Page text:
Do you see what has happened? By using this approach, the doctrine of Purgatory has become one of the most lucrative doctrines ever thought up by man. Poor hard working people are being told that they should have Masses said to get their dead loved ones relieved from suffering (Pay to pray, in other words). Lest anyone think that I am exaggerating about the tremendous amounts of money that have been generated by this doctrine, study the history of the sale of indulgences by the Catholic church down through the ages.
Friends and brethren, the Bible does picture an intermediate state between death and the judgment, but it does not give any hope of forgiveness for the wicked in that state. When we die, our fate is sealed. A reading of the account of Lazarus and the rich man in Luke 16 helps us to understand this. The Bible says, “It is appointed unto man once to die, but after this the judgment” (Heb. 9:27). The only time to get forgiveness for our sins is in this life. Even though the thought of Purgatory may seem pleasing and even plausible to the human mind, it is nothing but a false hope that is not supported in any way by the Word of God.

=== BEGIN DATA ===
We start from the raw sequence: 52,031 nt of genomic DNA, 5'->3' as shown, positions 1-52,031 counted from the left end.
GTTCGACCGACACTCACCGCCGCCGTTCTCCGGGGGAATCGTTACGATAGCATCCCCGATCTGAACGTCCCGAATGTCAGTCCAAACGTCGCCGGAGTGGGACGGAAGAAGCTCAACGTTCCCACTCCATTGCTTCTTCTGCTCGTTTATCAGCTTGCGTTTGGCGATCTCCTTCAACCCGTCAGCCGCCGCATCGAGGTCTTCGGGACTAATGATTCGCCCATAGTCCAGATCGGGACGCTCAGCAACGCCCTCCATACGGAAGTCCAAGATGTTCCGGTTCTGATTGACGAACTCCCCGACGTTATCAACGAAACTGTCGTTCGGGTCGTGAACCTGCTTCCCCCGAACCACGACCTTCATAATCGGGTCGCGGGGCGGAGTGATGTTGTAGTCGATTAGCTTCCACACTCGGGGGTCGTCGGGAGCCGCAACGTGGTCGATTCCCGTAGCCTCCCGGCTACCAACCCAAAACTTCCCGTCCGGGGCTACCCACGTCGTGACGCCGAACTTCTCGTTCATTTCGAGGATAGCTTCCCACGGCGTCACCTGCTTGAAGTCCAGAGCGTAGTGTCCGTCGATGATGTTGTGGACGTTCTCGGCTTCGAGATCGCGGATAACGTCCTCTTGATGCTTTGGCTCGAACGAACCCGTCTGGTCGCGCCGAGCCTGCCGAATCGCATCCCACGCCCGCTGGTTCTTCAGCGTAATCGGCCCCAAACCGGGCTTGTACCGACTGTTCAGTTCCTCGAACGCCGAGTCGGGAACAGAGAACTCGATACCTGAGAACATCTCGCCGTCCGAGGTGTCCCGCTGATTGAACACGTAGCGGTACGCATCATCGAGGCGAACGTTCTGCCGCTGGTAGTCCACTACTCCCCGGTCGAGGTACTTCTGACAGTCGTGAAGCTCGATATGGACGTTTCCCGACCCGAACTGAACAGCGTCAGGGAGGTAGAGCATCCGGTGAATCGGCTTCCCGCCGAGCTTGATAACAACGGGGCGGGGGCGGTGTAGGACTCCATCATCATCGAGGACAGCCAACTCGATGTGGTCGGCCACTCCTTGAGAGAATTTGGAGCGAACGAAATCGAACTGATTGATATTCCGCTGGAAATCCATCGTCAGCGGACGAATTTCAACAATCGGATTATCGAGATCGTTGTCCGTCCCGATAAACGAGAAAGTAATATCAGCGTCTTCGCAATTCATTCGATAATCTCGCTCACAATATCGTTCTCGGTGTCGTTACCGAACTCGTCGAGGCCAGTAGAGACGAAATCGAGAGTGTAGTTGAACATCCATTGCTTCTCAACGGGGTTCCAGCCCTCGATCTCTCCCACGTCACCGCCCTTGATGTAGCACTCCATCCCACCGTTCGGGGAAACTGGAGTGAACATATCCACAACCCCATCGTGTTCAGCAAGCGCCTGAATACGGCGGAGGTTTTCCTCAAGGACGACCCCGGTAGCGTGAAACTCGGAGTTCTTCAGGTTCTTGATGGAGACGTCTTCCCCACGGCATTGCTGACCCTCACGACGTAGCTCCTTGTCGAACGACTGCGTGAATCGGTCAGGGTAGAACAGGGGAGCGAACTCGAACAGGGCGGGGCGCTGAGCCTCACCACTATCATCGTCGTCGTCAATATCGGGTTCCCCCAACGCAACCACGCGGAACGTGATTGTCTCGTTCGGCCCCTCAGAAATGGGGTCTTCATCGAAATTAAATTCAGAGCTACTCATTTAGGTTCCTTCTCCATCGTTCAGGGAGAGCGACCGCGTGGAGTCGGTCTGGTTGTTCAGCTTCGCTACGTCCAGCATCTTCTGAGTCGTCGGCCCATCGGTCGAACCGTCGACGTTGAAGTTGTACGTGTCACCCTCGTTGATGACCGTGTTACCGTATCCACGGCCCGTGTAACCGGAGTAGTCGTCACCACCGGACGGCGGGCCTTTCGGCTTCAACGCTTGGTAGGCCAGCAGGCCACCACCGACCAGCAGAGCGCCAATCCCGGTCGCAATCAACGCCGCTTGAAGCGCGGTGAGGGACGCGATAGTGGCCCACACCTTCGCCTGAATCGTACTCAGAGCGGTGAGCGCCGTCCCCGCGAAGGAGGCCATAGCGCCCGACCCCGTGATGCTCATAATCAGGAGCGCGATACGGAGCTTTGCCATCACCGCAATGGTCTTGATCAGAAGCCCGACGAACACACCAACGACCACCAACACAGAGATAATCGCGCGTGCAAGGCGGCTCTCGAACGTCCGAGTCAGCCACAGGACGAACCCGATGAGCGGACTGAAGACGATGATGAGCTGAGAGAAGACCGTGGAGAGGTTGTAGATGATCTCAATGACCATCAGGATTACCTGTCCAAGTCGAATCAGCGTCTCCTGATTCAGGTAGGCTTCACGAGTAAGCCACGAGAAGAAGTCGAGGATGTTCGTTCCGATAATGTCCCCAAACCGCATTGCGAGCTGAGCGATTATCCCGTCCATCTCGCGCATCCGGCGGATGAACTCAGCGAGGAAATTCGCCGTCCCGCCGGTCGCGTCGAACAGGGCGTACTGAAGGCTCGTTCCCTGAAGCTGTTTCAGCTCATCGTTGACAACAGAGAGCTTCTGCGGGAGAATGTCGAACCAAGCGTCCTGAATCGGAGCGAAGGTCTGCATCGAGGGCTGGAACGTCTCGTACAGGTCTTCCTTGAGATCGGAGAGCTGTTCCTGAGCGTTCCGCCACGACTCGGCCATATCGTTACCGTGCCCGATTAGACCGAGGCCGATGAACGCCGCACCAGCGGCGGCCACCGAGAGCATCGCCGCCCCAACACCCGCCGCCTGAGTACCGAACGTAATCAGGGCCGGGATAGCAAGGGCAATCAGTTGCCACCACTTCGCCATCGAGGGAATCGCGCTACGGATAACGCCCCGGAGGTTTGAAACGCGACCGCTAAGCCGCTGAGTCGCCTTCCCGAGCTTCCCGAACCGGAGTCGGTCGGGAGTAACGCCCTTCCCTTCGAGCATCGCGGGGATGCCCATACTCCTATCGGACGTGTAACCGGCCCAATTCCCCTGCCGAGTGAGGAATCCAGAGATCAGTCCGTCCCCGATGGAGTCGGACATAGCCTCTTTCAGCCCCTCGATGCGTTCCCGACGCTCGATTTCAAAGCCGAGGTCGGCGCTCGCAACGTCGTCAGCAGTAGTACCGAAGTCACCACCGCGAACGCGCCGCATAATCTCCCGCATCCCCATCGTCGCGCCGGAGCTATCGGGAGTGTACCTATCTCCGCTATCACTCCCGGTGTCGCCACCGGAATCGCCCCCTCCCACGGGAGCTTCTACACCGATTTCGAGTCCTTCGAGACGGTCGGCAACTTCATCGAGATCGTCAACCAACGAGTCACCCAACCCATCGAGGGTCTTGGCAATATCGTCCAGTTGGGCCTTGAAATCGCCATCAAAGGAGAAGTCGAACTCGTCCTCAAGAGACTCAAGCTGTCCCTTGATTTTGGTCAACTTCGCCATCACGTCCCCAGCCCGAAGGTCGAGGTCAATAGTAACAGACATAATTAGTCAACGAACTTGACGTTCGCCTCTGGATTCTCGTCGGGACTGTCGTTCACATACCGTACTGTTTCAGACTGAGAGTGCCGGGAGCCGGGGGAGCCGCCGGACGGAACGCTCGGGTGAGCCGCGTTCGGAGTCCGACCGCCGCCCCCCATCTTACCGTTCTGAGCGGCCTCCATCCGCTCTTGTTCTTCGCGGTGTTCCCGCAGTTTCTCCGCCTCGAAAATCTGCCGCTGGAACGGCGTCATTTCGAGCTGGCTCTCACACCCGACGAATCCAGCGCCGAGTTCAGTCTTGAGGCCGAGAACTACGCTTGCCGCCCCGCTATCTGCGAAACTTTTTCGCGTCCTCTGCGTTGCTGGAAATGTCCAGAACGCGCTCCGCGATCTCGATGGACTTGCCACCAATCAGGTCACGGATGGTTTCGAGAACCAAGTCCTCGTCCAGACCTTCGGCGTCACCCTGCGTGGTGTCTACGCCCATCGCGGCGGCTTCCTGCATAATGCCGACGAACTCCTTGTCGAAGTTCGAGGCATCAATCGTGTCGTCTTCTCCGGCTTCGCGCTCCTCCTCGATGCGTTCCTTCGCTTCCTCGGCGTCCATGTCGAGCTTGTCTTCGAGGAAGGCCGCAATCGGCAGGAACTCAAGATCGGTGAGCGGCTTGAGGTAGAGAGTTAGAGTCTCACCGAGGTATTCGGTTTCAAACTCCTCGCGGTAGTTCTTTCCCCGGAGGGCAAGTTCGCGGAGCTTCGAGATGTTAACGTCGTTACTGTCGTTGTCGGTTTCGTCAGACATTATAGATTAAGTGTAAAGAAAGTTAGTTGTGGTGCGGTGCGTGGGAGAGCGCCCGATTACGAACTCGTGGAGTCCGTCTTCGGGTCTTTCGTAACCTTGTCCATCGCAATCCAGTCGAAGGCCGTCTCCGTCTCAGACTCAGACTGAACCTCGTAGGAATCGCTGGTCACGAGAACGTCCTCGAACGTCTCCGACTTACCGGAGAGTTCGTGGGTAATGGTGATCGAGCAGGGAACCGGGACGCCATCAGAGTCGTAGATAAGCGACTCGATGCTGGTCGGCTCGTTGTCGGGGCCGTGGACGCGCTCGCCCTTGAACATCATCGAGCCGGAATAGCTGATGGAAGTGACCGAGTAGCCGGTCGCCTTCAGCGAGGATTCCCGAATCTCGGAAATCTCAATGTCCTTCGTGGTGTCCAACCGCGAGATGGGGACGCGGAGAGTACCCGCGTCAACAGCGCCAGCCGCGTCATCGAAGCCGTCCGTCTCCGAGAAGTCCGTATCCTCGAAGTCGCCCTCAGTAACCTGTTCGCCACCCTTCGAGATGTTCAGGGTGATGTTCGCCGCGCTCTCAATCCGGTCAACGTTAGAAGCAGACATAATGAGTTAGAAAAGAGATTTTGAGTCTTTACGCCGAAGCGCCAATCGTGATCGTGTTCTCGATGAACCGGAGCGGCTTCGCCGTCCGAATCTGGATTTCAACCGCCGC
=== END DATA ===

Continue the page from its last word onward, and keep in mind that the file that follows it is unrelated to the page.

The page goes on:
Now, lest any claim that Purgatory can be justified by human tradition, that it is a natural instinct to pray for the dead and therefore, there must be something to it, I have also heard people attempt to justify fornication on the basis of natural instinct. Our rule of faith must be God’s Word, not tradition or instinct. And God’s Word does not teach the existence of Purgatory.
Truth Magazine XXIV: 32, pp. 522-524
August 14, 1980